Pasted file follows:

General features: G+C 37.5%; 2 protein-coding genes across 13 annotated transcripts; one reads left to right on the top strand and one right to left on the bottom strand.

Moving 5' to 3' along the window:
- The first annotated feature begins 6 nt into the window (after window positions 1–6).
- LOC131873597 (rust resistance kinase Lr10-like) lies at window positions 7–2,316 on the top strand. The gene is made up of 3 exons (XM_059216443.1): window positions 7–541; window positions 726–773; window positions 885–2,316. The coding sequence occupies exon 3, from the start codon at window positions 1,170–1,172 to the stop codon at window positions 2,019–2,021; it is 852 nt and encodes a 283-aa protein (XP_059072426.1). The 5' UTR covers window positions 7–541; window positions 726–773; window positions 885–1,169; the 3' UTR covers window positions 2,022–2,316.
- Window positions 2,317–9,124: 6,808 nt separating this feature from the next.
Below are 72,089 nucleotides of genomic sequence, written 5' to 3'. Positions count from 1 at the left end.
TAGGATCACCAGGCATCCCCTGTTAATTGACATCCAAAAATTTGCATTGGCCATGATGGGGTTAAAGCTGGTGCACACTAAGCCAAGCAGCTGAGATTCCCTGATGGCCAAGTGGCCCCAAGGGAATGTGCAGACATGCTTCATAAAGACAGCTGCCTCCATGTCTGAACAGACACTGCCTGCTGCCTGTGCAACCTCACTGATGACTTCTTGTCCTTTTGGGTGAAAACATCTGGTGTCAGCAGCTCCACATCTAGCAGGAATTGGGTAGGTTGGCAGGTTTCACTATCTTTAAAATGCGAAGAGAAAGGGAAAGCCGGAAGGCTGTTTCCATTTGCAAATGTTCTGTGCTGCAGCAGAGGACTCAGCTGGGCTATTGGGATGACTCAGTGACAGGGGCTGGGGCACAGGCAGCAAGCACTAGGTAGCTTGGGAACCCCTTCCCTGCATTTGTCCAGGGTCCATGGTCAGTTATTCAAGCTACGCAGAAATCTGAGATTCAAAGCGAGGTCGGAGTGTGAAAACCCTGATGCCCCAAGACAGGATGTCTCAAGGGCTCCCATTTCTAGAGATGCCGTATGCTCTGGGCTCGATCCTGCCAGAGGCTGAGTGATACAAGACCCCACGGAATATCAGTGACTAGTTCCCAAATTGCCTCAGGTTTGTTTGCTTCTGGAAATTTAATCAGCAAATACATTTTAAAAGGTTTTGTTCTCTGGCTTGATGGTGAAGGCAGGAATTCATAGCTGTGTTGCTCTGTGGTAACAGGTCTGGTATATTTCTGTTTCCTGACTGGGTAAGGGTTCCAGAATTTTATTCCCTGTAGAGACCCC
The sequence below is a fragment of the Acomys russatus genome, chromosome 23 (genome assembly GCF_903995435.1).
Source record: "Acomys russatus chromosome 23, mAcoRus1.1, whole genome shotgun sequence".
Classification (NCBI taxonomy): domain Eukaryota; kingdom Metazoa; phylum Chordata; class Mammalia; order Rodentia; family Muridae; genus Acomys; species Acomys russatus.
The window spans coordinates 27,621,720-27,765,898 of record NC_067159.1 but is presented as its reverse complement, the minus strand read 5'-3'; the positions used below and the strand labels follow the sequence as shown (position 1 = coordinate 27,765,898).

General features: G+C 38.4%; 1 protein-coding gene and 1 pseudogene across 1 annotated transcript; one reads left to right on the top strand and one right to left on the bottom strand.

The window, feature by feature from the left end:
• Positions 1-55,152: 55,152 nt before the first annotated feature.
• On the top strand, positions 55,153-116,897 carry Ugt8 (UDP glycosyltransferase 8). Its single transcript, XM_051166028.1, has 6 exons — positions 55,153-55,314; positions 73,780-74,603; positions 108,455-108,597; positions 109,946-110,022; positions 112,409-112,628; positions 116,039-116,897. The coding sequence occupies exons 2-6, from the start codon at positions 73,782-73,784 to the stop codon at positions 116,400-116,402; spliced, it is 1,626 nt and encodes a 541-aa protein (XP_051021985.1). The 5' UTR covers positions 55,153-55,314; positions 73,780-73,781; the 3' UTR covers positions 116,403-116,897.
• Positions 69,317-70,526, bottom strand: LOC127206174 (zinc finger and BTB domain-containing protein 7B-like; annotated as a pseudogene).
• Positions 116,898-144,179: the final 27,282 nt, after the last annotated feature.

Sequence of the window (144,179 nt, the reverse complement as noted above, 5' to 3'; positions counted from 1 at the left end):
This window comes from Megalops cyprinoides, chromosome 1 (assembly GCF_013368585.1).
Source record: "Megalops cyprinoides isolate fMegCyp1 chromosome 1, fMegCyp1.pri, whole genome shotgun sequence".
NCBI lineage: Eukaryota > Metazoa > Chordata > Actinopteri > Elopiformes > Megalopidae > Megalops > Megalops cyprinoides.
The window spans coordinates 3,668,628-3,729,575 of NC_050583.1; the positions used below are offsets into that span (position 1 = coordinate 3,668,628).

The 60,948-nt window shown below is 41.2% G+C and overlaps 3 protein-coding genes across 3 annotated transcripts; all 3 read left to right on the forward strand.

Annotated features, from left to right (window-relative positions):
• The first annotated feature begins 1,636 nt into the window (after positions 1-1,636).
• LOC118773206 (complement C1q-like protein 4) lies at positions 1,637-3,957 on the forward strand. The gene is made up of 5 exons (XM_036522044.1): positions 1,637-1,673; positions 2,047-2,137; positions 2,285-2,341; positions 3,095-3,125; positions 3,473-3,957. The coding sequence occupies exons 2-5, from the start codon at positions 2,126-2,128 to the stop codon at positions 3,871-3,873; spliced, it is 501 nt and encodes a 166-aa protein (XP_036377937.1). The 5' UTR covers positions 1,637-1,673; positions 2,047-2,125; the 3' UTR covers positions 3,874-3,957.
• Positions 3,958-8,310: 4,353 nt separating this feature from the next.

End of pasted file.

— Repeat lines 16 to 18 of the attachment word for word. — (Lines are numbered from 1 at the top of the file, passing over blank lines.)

• Positions 69,317-70,526, bottom strand: LOC127206174 (zinc finger and BTB domain-containing protein 7B-like; annotated as a pseudogene).
• Positions 116,898-144,179: the final 27,282 nt, after the last annotated feature.

Sequence of the window (144,179 nt, the reverse complement as noted above, 5' to 3'; positions counted from 1 at the left end):